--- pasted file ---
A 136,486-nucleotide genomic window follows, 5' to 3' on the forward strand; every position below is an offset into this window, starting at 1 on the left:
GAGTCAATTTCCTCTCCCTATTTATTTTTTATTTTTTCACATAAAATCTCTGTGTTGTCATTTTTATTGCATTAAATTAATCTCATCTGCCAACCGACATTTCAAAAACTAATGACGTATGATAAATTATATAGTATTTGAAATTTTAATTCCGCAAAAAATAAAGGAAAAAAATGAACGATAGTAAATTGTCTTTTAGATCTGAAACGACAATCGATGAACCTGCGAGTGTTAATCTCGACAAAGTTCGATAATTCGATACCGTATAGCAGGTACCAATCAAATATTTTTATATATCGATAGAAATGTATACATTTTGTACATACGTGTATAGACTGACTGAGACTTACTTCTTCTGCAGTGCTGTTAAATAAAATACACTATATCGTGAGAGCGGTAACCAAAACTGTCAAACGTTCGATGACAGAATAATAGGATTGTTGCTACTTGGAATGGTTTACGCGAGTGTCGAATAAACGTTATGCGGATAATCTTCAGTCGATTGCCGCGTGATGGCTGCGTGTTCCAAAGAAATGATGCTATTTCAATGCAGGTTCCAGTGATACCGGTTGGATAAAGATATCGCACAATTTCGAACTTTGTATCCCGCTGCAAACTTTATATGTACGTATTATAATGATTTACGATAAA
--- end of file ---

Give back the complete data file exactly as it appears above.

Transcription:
A 136,486-nucleotide genomic window follows, 5' to 3' on the forward strand; every position below is an offset into this window, starting at 1 on the left:
GAGTCAATTTCCTCTCCCTATTTATTTTTTATTTTTTCACATAAAATCTCTGTGTTGTCATTTTTATTGCATTAAATTAATCTCATCTGCCAACCGACATTTCAAAAACTAATGACGTATGATAAATTATATAGTATTTGAAATTTTAATTCCGCAAAAAATAAAGGAAAAAAATGAACGATAGTAAATTGTCTTTTAGATCTGAAACGACAATCGATGAACCTGCGAGTGTTAATCTCGACAAAGTTCGATAATTCGATACCGTATAGCAGGTACCAATCAAATATTTTTATATATCGATAGAAATGTATACATTTTGTACATACGTGTATAGACTGACTGAGACTTACTTCTTCTGCAGTGCTGTTAAATAAAATACACTATATCGTGAGAGCGGTAACCAAAACTGTCAAACGTTCGATGACAGAATAATAGGATTGTTGCTACTTGGAATGGTTTACGCGAGTGTCGAATAAACGTTATGCGGATAATCTTCAGTCGATTGCCGCGTGATGGCTGCGTGTTCCAAAGAAATGATGCTATTTCAATGCAGGTTCCAGTGATACCGGTTGGATAAAGATATCGCACAATTTCGAACTTTGTATCCCGCTGCAAACTTTATATGTACGTATTATAATGATTTACGATAAA